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From minimum stay requirements to punishing one way tickets with 5x the fare price, airline ticketing rules can be ultra confusing. In a world where points are everywhere, and articles about how to hack the system are too – the only question is when they’ll give up on these silly practices, and start seeing logic. Don’t they want us to buy their tickets?

If you’ve searched for enough flights, you’ve probably seen it yourself. You just need a one way ticket, but for some odd reason, it’s cheaper to book the same flight as a round trip. One way, it’s $750, but book a round trip including the same exact flight as the $750 one way, and it’s a mere $300. All you have to do? No show for the flight back.

How – on – earth – does – that – make – sense? For anyone?!

The same goes for minimum stays, where leaving on a Monday saves you 75%, just by forcing you to spend one extra night in a city. Back in the days when airlines had central ticketing offices and paper slips were mailed, it was fair enough, but in a world where people have a variety of resources like points at their disposal, travel is rarely as straight forward as it once was.

And side note: do you remember how nerve racking it was back in those paper ticket days, to be sure that you had all the paper stubs ready for check in? No paper, no fly.

Thanks to points and miles being everywhere, for everything from eating your lunch to shopping online, people have options every time they look at travel. Perhaps you have enough points to fly one way, but not round trip. Perhaps you aren’t quite sure when you’ll return – the reasons for booking non traditional round trip tickets are endless, and it’s time airlines stopped playing games.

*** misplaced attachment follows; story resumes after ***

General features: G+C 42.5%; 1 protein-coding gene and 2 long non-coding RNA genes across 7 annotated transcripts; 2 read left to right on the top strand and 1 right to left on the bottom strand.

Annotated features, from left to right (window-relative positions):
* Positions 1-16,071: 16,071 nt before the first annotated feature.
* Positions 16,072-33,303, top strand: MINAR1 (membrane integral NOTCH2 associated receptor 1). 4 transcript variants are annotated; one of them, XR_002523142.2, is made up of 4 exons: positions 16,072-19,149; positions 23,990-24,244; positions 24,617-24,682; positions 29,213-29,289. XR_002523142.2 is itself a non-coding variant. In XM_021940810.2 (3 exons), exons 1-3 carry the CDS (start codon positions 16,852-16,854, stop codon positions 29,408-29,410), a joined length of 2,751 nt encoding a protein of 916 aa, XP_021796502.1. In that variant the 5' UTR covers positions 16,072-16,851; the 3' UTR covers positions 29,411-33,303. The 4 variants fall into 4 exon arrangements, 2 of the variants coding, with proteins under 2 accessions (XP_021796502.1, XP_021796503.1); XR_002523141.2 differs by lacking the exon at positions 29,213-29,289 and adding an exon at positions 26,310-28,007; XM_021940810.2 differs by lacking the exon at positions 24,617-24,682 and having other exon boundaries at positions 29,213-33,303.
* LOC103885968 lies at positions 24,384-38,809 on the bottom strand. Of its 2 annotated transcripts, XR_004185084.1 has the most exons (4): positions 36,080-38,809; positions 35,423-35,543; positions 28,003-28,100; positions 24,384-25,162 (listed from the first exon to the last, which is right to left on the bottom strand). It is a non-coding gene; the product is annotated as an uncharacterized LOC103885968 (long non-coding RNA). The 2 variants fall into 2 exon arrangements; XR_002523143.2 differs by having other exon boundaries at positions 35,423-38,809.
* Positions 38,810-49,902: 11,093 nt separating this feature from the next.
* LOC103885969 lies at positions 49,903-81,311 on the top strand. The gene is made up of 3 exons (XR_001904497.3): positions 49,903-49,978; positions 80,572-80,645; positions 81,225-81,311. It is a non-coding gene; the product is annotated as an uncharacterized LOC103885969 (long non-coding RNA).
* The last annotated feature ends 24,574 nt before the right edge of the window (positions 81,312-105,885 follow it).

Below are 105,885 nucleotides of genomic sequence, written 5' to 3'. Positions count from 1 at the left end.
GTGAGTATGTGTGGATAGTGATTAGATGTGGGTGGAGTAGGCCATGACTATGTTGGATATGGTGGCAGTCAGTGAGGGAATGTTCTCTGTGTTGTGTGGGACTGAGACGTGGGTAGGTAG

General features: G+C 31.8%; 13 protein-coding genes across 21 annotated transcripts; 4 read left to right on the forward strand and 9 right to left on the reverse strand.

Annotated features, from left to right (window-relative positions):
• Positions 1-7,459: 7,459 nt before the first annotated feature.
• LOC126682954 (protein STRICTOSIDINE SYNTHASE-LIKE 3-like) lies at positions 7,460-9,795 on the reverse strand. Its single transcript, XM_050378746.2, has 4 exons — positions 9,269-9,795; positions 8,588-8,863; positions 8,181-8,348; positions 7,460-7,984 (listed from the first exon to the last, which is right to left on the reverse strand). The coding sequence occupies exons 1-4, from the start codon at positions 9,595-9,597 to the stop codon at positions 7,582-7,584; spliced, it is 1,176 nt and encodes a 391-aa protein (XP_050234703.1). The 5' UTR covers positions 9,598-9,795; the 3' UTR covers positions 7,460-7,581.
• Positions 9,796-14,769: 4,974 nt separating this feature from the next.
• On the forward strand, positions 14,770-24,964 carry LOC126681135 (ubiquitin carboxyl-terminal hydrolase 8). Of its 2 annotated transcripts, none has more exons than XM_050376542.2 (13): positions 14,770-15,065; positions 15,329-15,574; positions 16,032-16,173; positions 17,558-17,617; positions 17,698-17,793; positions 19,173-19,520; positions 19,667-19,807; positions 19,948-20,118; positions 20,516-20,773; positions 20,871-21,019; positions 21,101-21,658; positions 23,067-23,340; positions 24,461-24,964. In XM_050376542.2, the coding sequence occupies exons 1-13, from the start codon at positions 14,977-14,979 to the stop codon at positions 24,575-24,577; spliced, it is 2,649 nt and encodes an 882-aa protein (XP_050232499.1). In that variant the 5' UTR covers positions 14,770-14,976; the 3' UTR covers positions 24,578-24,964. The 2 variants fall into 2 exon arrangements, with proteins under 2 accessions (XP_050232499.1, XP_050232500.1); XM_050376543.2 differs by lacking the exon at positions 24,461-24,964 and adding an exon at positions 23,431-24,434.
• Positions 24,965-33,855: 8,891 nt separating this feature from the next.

Why? Because their games are too easy to beat, and some airlines have already given in.

Norwegian may never win awards for in flight comfort, but if you want to book a one way, you can book one at an ultra cheap low price. There’s no penalty for how long you stay, how short you stay, or whether you’re just fixing one piece of your travel puzzle with them. Heck, I’ve quite often flown them one way, and flown first class using points in the other direction.

It works out pretty well, and similar options exist with most discount or new age carriers, including JetBlue, Ryanair, Southwest and more. The only ones not budging tend to be the legacy airlines, who arguably have the most to lose.

Looking forward, if legacy airlines don’t offer competitive one way fares, or abolish silly ticketing restrictions, they’ll lose more and more money to the airline which does offer a competitive fare that fits our increasingly unique travel needs. It’s safe to say I’m not flying Ryanair one way out of my love of their seats, service or virtually anything – I’m just a price conscious traveller. If I had even a similarly priced offering from a major airline, I’d pay a bit more – but not 10x more.

For those hoping for a quantitive answer, there isn’t one necessarily, but the times are near. Airlines are moving to new systems of displaying, marketing and launching airfares, which make them both more transparent and easier to manage for airlines. In other words, these new systems like NDC may help airlines get back in touch with their customers.

With each year, we’ve seen major cuts to the rules and restrictions on fares, and as emerging airlines beat the drum, we can only expect that to continue. It may not be the way it should be now, but with any hope, that’ll change in the next few years. In the meantime, learn all the tricks of the trade

Responses are not provided or commissioned by the bank advertiser. Responses have not been reviewed, approved or otherwise endorsed by the bank advertiser. It is not the bank advertiser's responsibility to ensure all posts and/or questions are answered.

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